Review: A Spy in the House10:46 AM
About time I posted something, I think. I have been HUGELY busy (yes that is a thing) because it's coming down to the wire in my sociology class, in other words-- finals. Yikes! My final paper is sitting to my right. I'm scared of reading through it one last time because *pauses to collect myself* editing. If I find one comma wrong, I cannot stop myself from re-printing the entire paper. EDIT: I did find a mistake and I did reprint a whole page.
|School makes me grumpy.|
Today, my peeps, I give you a review. I also want to talk really quickly about the books I review on Life of a Random. First of all, I've never really stated specifically what I review but I focus almost completely on YA fiction, narrowing it further down to dystopian, sci-fi, and fantasy usually. However, I read in all types of genera so you can expect a historical YA fiction once in a while or a biography, or etc. etc. Also, I'm a reviewer for Bethany House now so you can probably expect one Christian fiction type book every month. Variety is good, so while I'm still going to be focusing on what I usually do, I will have other features as well. Take the opportunity to try out some new books too! It'll be fun :)
Publication Date: March 9, 2010
Rescued from the gallows in 1850s London, young orphan (and thief) Mary Quinn is surprised to be offered a singular education, instruction in fine manners — and an unusual vocation. Miss Scrimshaw’s Academy for Girls is a cover for an all-female investigative unit called The Agency, and at seventeen, Mary is about to put her training to the test. Assuming the guise of a lady’s companion, she must infiltrate a rich merchant’s home in hopes of tracing his missing cargo ships. But the household is full of dangerous deceptions, and there is no one to trust — or is there? Packed with action and suspense, banter and romance, and evoking the gritty backstreets of Victorian London, this breezy mystery debuts a daring young detective who lives by her wits while uncovering secrets — including those of her own past.
I already knew, or at least hoped, that this was going to be an amazing book after seeing the cover and reading the blurb. Do you see the key integrated into the title? Exquisite I tell you. One thing, though, I wish I'd had time to read it more steadily because then I would've been able to set out all the points I liked and didn't like better, but I savored every bit of it that I read so don't worry. ;)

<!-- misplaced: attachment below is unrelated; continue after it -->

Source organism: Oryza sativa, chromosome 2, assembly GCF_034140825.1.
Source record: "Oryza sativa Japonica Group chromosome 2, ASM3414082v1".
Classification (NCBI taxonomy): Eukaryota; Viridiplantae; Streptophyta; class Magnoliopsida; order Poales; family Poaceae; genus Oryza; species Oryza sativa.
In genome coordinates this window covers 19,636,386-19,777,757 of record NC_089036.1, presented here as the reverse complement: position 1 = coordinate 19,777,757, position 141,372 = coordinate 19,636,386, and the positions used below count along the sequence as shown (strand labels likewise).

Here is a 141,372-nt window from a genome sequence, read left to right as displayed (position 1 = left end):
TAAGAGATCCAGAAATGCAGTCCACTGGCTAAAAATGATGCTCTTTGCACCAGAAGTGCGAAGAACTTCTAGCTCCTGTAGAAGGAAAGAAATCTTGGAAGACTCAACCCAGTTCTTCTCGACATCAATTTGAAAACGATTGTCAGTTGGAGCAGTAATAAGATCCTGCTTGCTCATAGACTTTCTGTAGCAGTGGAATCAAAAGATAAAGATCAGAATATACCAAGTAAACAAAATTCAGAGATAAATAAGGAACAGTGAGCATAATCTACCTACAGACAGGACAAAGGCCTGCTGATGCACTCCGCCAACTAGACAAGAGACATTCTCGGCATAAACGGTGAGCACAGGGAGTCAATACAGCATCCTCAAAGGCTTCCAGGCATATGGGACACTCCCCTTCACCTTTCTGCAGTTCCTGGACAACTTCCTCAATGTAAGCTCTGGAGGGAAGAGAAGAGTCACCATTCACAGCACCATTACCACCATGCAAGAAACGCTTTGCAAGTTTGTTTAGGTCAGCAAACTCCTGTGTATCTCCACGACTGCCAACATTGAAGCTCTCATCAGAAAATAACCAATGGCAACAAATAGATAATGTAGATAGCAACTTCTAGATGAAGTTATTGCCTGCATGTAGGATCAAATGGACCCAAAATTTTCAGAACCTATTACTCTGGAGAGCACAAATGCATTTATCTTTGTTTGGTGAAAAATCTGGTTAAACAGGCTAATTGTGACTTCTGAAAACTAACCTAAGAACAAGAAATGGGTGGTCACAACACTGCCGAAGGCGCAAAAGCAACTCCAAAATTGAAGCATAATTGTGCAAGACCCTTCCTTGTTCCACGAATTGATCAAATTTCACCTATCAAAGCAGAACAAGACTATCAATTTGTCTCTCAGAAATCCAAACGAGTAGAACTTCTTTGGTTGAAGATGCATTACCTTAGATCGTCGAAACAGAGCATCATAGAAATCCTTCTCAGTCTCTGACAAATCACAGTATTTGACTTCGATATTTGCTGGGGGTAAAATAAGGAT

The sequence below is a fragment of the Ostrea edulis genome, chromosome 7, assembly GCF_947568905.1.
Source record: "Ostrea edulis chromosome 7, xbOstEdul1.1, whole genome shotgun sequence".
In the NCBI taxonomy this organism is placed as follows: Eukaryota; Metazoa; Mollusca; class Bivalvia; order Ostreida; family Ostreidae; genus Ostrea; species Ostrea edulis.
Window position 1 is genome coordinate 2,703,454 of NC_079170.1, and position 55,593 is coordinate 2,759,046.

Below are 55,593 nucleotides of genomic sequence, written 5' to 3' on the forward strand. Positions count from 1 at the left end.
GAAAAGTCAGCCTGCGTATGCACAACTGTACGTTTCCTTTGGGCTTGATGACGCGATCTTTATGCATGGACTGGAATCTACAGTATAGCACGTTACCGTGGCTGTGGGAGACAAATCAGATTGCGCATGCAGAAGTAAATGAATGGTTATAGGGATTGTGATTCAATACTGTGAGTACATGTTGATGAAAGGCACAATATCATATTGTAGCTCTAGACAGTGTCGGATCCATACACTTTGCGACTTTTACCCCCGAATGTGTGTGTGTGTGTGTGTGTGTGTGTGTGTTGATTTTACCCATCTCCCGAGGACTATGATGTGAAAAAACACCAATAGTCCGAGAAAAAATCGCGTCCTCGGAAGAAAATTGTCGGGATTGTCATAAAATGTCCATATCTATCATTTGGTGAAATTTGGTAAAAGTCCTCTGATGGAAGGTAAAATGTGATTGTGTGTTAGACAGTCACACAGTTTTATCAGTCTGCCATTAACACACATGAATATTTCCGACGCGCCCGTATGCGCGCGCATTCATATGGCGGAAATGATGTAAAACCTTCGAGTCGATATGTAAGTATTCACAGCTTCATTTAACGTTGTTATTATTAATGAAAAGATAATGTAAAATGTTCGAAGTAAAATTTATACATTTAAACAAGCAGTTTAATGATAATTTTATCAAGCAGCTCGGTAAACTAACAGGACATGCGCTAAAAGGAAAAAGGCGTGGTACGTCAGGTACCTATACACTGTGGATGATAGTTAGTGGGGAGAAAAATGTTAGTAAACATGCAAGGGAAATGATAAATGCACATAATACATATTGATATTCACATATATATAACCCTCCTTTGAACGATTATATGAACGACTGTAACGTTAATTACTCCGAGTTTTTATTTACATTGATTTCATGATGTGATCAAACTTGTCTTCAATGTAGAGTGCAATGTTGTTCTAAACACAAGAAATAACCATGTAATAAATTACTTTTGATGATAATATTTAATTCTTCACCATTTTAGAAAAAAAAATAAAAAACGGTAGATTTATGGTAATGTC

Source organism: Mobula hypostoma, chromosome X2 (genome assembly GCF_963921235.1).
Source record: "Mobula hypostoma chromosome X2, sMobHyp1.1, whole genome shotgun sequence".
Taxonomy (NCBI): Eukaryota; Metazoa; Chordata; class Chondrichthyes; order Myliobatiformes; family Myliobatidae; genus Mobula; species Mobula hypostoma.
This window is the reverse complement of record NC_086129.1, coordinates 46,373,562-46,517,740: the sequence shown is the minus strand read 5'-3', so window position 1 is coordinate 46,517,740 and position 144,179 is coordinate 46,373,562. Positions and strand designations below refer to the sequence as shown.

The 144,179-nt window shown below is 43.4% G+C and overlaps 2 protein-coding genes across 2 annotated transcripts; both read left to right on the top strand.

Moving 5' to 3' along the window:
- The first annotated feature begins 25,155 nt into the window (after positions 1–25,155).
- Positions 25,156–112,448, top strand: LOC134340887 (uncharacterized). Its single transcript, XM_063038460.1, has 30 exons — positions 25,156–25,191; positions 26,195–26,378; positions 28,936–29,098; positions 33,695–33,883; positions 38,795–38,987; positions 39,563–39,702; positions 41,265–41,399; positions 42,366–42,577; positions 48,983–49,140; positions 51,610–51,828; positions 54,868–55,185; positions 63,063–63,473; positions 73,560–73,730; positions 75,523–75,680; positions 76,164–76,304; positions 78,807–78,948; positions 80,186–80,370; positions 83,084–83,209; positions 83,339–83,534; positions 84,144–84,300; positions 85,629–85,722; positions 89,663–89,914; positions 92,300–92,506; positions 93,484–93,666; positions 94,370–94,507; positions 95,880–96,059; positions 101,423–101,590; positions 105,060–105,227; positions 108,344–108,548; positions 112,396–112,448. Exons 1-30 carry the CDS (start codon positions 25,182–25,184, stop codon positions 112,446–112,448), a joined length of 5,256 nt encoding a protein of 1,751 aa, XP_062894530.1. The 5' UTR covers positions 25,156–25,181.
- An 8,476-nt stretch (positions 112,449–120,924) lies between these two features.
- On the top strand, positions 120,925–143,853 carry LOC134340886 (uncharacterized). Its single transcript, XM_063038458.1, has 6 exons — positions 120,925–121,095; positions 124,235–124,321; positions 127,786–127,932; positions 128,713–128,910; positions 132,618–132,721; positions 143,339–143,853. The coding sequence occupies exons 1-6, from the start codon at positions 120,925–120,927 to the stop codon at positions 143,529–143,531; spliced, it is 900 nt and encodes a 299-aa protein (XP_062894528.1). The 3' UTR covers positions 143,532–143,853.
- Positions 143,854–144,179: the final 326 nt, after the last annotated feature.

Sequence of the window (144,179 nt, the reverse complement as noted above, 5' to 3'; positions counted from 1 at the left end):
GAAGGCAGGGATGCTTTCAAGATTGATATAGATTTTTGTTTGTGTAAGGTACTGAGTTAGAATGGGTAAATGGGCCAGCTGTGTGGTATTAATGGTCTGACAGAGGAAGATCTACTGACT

The summary (from Goodreads by the way) is a little misleading in my opinion. Mary isn't actually a major part of the case (of the missing cargo ships) at first; however, she gets involved, or more involved than she was supposed to, because she's curious and impatient. On to the review!
It does mention romance.
No, it is not. In fact, I LOVED the main relationship that was featured. Mary and the dude only kiss two times, and it's not make-out kissing either. That made me happy. Because like the grandson in The Princess Bride, I'm not a big fan of kissing books. *grimaces* Mary and the love interest always had playful (or cutting) banter going on, and they also roughed each other up a bit. The love interest is a bit of a young Mr. Darcy. A review quoted on the back of the book said this and it's quite accurate. This usually makes the romances interesting...
Mary Quinn was awesome. I have no idea how she put up with some of the characters but I liked that she only managed it because she had to stay undercover. She was spunky and smart and quite rebellious for that time period. The conversations between her and the luurve interest were hilarious.
The romance was amazing because it wasn't too fast and it wasn't too slow. It didn't take over the whole book (I'm SO thankful) and it didn't fade like it almost wasn't there. I could see the mutual attraction *smiles smugly* I totally ship them.
When the love interest kisses her, Mary's like
And the plot. This was truly a book of deceptions. There was no way I could've figured anything out on my own (I did get suspicious but nothing definite). It's like the author took all these straying, seemingly-independent mysterious sub-plots and combined them into one, ALSO giving Mary her own mystery that is related to her personal history. So while you're wondering what's going on with these disappearing ships and all that jazz, you're also wondering what's going on with Mary.
I LOVE CONFUSION. And what is more awesome than a spy in the Victorian era when women were seen as delicate creatures? The ending was a gentle ending, sort of winding down from the tense guessing game. But just wait. The ending.
There was nothing majorly wrong with this book. It may have started a bit slowly and there was quite a bit of telling as opposed to showing for those of you who don't like that. Personally, I didn't mind. It even seemed like it added a little to the voice of the book.
I would recommend this book to those who like historical YA fiction, spy stories, mysteries, and snappy (as in quick-witted) romances.